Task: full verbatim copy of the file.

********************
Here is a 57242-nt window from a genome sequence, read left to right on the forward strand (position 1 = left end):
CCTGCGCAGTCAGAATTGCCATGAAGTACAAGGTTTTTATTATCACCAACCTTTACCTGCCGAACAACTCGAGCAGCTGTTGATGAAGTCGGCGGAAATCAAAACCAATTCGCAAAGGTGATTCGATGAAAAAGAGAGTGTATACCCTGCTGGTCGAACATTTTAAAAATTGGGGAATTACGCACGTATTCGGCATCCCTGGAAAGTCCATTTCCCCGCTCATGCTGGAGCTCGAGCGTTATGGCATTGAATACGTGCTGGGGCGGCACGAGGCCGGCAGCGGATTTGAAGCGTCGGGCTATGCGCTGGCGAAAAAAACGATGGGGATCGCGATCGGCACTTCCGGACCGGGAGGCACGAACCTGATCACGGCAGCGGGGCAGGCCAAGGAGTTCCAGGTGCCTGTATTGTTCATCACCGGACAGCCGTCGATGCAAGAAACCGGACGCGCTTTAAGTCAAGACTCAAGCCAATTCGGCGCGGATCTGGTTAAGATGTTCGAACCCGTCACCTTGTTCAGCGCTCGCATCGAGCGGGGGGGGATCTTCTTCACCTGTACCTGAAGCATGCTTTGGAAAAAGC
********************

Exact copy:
Here is a 57242-nt window from a genome sequence, read left to right on the forward strand (position 1 = left end):
CCTGCGCAGTCAGAATTGCCATGAAGTACAAGGTTTTTATTATCACCAACCTTTACCTGCCGAACAACTCGAGCAGCTGTTGATGAAGTCGGCGGAAATCAAAACCAATTCGCAAAGGTGATTCGATGAAAAAGAGAGTGTATACCCTGCTGGTCGAACATTTTAAAAATTGGGGAATTACGCACGTATTCGGCATCCCTGGAAAGTCCATTTCCCCGCTCATGCTGGAGCTCGAGCGTTATGGCATTGAATACGTGCTGGGGCGGCACGAGGCCGGCAGCGGATTTGAAGCGTCGGGCTATGCGCTGGCGAAAAAAACGATGGGGATCGCGATCGGCACTTCCGGACCGGGAGGCACGAACCTGATCACGGCAGCGGGGCAGGCCAAGGAGTTCCAGGTGCCTGTATTGTTCATCACCGGACAGCCGTCGATGCAAGAAACCGGACGCGCTTTAAGTCAAGACTCAAGCCAATTCGGCGCGGATCTGGTTAAGATGTTCGAACCCGTCACCTTGTTCAGCGCTCGCATCGAGCGGGGGGGGATCTTCTTCACCTGTACCTGAAGCATGCTTTGGAAAAAGC